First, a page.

It sounds beautiful, even serene. Yet to me, motorcycles have always been donorcycles - about as close as you can come to eating cancer for breakfast.

    I get the allure of speed - I like to drive fast, I like to ski fast. But motorcyclists, so exposed, so vulnerable, seem to take that allure and turn it into a deathwish.

    So in reading the Little feature this morning, with knowledge of past motorcycle accidents in my mind (including ex-Dodger hitting coach Jack Clark's crash and second baseman Jeff Kent's whatever), I spent a couple of moments wondering if this renewed passion betrayed some fundamental lack of sense in Little.

    What do you think? Do motorcycles just get bad press? Are they no worse than cars?

    At least Little wears a helmet.

    Ga Ga Gagne, Sha Sha Shandy
    2006-02-10 08:38
    by Jon Weisman

    From this one workout, Gagne appeared to be throwing more comfortably than at any time last year.

    This, the best news of the young season comes to us from Ken Gurnick of

    All winter, Eric Gagne has told the Dodgers his elbow is healing nicely.

    On Thursday, he showed them.

    With wife Valerie and top catching prospect and Canadian countryman Russell Martin in tow, Gagne stopped by Dodger Stadium for an arranged bullpen session for the benefit of his new manager, Grady Little.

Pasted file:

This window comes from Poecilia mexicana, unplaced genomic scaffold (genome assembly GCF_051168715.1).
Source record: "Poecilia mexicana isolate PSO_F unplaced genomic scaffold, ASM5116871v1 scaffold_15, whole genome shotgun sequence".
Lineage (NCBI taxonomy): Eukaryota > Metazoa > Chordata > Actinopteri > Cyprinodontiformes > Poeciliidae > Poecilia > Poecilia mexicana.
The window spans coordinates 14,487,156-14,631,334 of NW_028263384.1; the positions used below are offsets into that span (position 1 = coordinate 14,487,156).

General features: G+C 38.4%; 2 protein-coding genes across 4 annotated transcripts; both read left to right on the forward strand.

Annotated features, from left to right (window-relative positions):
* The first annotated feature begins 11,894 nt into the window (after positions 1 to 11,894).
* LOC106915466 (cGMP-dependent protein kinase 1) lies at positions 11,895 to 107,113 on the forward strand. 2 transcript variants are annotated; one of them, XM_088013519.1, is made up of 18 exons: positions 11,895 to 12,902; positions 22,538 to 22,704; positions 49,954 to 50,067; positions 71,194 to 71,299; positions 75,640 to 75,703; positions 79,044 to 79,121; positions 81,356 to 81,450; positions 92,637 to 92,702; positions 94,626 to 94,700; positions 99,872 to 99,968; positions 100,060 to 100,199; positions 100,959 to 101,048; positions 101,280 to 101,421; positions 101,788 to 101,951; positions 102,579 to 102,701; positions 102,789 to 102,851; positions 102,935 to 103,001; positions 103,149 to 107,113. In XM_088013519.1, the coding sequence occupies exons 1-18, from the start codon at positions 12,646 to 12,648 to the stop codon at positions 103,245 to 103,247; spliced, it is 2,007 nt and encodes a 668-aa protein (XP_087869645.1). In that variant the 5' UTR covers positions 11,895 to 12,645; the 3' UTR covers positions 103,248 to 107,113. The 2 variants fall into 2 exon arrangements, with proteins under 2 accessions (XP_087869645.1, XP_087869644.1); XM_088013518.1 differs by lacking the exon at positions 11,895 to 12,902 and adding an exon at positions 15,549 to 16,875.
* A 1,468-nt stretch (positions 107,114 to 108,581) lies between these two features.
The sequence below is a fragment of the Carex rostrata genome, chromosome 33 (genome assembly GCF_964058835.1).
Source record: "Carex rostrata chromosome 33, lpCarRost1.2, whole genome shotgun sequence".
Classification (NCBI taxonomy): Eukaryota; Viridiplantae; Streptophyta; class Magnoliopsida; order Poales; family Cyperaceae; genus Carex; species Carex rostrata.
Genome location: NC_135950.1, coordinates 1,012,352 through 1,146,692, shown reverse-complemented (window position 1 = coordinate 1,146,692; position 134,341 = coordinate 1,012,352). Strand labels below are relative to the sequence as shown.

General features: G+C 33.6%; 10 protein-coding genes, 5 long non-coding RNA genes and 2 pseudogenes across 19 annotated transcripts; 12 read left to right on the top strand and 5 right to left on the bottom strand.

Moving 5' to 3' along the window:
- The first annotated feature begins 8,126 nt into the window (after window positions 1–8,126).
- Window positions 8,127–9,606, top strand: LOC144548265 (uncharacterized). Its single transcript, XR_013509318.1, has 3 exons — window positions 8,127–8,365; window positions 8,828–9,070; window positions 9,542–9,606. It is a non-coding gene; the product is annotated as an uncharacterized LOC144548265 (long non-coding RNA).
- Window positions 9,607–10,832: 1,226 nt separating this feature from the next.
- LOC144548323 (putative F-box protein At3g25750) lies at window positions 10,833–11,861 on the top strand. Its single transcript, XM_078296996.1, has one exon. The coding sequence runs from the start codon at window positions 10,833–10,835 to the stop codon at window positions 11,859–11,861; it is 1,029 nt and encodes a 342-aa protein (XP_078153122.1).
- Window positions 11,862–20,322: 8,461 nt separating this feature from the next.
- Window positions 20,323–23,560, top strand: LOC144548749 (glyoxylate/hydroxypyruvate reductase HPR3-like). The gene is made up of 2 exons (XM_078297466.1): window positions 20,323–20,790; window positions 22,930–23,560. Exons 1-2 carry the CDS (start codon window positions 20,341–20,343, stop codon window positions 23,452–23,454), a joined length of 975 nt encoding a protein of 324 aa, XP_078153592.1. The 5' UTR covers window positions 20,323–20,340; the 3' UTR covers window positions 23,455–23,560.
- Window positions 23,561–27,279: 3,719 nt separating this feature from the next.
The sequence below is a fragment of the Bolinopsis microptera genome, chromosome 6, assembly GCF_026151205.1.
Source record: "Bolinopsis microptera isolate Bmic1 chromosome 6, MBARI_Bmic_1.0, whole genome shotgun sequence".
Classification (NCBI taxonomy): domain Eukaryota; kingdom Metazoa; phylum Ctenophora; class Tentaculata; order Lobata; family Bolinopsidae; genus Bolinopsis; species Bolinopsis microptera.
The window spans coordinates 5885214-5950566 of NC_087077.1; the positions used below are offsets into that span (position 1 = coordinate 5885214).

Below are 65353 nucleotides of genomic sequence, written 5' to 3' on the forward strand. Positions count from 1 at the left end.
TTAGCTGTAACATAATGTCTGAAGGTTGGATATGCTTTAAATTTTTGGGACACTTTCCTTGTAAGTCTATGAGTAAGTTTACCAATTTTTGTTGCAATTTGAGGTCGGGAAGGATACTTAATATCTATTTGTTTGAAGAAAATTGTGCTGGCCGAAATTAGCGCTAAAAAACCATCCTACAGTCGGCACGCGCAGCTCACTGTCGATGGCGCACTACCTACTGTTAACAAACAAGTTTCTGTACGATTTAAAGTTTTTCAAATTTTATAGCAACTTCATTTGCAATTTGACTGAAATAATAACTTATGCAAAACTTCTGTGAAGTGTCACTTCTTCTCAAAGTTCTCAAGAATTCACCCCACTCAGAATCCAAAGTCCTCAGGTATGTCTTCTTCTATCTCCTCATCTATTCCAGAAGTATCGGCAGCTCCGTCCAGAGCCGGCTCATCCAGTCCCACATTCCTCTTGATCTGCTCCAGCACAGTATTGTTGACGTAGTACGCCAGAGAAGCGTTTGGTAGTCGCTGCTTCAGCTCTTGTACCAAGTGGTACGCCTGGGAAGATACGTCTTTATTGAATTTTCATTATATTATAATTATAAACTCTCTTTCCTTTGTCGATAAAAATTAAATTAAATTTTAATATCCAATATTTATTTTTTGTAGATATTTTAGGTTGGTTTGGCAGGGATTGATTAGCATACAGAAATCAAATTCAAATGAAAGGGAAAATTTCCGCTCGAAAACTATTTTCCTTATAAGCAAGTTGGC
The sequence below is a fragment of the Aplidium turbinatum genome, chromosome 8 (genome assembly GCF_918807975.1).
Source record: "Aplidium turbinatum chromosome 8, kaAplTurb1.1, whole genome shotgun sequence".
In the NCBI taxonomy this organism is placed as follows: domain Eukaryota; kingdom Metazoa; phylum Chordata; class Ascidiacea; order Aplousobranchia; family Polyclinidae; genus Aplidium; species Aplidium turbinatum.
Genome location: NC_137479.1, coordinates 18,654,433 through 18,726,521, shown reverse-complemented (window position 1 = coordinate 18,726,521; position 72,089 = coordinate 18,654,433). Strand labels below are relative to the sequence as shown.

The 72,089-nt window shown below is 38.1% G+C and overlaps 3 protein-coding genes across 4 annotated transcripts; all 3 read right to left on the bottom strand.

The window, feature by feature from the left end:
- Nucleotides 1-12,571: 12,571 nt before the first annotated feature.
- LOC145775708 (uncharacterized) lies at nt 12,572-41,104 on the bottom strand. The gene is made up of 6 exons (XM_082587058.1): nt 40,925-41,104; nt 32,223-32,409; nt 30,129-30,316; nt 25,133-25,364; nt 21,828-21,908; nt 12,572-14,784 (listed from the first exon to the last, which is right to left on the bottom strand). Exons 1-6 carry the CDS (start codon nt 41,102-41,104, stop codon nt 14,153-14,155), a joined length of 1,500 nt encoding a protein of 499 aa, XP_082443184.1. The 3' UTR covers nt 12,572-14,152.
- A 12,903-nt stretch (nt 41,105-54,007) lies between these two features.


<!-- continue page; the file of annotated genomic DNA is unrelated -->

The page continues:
Breaking through the din of construction workers continuing the stadium seat replacement was the popping of Gagne fastballs into Martin's new mitt. Gagne made 40 pitches, using fastballs, changeups and a couple of cutters. He pitched out of the windup and the stretch, with Little standing on an adjacent mound in the bullpen.

    Anything that doesn't involve Gagne altering his mechanics to compensate for pain and injury constitutes a better report than we had a year ago.

    * * *

    Not exactly safe at home? This Tony Jackson Daily News article reports that Viren Moret, the business representative for the Service Employees International Union Local 1877, argues that the Dodgers have not provided a "safe working environment" for their security officers, "because there now is only one officer guarding the entire stadium property between midnight and 5 a.m."

    Dodgers spokesperson Camille Johnston disputed a different concern of Moret's, but it's unclear what the team response to the security discussion is.

    * * *

    Be hopeful that there will be no work stoppage in major league baseball when the current labor agreement expires in December, believes David Pinto of Baseball Musings.

    "If there were going to be trouble this time around, you'd already hear owner or players complaining," Pinto writes. "The players seem happy with their situation, the owners (for the most part) seem happy with their situation, and the two sides showed they can work cooperatively by opening the CBA to change drug testing. No one is trying to destroy free agency or arbitration. No one wants to destroy revenue sharing, although the union will try to modify how it works.

    Pinto links to an Associated Press article recapping some lunchtime quotes from baseball union chief Don Fehr, most notably that "... the overall atmosphere of the sport is such that there are a lot of reasons that people on the outside should be optimistic about our chances of reaching an agreement."

    * * *

    Jeff Kent has gotten financing! Rich Lederer of Baseball Analysts e-mailed this San Antonio Business Journal report that "Kent Powersports LP, a local motorcycle dealership owned by Major League Baseball star Jeff Kent, received $6.3 million in financing to expand its two locations in San Antonio."